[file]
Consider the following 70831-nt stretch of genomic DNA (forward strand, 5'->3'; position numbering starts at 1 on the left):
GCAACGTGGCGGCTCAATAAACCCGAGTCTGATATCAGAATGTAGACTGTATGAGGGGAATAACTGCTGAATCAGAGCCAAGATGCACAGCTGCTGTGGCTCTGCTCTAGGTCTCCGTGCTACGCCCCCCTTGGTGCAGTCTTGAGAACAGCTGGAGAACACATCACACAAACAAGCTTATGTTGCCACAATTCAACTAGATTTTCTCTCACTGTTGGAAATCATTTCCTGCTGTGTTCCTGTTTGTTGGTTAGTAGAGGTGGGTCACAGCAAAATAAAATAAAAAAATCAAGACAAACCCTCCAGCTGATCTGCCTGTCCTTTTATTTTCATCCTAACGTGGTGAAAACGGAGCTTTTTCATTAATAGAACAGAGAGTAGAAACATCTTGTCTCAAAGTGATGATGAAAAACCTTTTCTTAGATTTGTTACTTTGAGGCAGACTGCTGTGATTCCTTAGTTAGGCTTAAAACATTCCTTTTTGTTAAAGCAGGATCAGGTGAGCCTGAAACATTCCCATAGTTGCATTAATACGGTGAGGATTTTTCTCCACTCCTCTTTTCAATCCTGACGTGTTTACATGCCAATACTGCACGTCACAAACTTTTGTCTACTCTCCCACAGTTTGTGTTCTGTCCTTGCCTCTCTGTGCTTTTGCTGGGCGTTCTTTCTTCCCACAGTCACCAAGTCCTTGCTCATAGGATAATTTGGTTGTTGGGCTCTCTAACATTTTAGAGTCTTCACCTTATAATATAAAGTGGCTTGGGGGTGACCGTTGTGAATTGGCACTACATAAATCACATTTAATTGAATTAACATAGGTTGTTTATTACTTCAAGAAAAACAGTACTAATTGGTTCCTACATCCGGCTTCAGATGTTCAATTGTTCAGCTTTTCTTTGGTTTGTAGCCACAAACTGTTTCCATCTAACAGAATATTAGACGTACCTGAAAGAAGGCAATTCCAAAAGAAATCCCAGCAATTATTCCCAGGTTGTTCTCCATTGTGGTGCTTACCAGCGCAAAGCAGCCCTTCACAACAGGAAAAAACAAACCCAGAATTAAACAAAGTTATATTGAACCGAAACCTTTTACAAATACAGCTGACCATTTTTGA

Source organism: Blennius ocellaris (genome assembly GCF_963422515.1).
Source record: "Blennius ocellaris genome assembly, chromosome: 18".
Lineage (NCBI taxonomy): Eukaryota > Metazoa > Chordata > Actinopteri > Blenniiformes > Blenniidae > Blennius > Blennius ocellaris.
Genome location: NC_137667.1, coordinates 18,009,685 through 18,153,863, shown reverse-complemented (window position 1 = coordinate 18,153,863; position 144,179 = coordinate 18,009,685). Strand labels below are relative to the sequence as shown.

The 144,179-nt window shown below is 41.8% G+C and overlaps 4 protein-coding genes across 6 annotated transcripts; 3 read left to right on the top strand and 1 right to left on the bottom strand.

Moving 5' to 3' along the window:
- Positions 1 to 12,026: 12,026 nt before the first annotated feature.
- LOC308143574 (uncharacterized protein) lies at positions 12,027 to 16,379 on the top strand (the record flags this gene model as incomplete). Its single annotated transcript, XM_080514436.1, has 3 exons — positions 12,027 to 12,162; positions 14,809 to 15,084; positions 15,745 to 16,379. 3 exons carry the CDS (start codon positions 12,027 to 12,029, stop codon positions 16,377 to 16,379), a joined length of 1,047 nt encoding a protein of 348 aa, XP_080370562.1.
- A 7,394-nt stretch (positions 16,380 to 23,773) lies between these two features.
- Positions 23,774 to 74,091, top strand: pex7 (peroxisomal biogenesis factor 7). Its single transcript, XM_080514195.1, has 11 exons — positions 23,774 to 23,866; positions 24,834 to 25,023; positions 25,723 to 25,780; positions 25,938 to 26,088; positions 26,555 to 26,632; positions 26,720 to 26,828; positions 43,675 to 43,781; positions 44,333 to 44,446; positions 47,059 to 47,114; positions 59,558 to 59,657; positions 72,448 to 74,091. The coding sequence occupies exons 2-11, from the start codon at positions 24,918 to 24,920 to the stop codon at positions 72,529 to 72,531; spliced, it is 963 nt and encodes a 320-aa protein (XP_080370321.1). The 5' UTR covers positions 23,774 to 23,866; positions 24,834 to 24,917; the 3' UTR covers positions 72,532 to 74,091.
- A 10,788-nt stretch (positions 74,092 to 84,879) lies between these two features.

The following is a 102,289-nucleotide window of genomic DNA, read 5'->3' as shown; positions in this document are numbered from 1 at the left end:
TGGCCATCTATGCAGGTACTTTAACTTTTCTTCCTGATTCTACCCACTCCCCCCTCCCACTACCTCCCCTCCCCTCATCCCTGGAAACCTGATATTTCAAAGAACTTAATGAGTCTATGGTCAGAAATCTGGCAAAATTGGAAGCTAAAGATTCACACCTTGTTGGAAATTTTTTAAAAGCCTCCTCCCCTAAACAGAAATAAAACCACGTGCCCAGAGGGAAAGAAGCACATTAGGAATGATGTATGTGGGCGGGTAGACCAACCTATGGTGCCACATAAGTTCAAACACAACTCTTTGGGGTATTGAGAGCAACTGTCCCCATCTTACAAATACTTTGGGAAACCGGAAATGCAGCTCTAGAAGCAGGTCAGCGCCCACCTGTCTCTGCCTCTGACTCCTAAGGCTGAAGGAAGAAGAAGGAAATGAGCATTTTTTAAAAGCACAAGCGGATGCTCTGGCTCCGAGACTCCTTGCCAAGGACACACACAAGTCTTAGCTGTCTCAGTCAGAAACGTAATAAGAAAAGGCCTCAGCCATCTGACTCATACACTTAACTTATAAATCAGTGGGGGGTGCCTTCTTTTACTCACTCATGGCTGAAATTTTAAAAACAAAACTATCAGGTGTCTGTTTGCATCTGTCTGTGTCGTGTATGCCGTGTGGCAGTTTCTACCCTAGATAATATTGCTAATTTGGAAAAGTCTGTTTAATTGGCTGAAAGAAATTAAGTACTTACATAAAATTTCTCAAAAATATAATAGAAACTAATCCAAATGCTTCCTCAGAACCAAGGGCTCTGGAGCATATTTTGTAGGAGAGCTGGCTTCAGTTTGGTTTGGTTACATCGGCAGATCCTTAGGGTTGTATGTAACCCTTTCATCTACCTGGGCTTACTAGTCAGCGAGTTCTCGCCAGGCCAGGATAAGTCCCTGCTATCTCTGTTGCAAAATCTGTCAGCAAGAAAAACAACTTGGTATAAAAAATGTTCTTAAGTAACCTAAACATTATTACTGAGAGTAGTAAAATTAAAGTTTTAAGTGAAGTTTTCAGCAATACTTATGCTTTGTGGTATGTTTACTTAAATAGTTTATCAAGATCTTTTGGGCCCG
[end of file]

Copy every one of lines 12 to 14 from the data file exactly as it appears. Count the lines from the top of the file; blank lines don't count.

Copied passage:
- Positions 23,774 to 74,091, top strand: pex7 (peroxisomal biogenesis factor 7). Its single transcript, XM_080514195.1, has 11 exons — positions 23,774 to 23,866; positions 24,834 to 25,023; positions 25,723 to 25,780; positions 25,938 to 26,088; positions 26,555 to 26,632; positions 26,720 to 26,828; positions 43,675 to 43,781; positions 44,333 to 44,446; positions 47,059 to 47,114; positions 59,558 to 59,657; positions 72,448 to 74,091. The coding sequence occupies exons 2-11, from the start codon at positions 24,918 to 24,920 to the stop codon at positions 72,529 to 72,531; spliced, it is 963 nt and encodes a 320-aa protein (XP_080370321.1). The 5' UTR covers positions 23,774 to 23,866; positions 24,834 to 24,917; the 3' UTR covers positions 72,532 to 74,091.
- A 10,788-nt stretch (positions 74,092 to 84,879) lies between these two features.

The following is a 102,289-nucleotide window of genomic DNA, read 5'->3' as shown; positions in this document are numbered from 1 at the left end: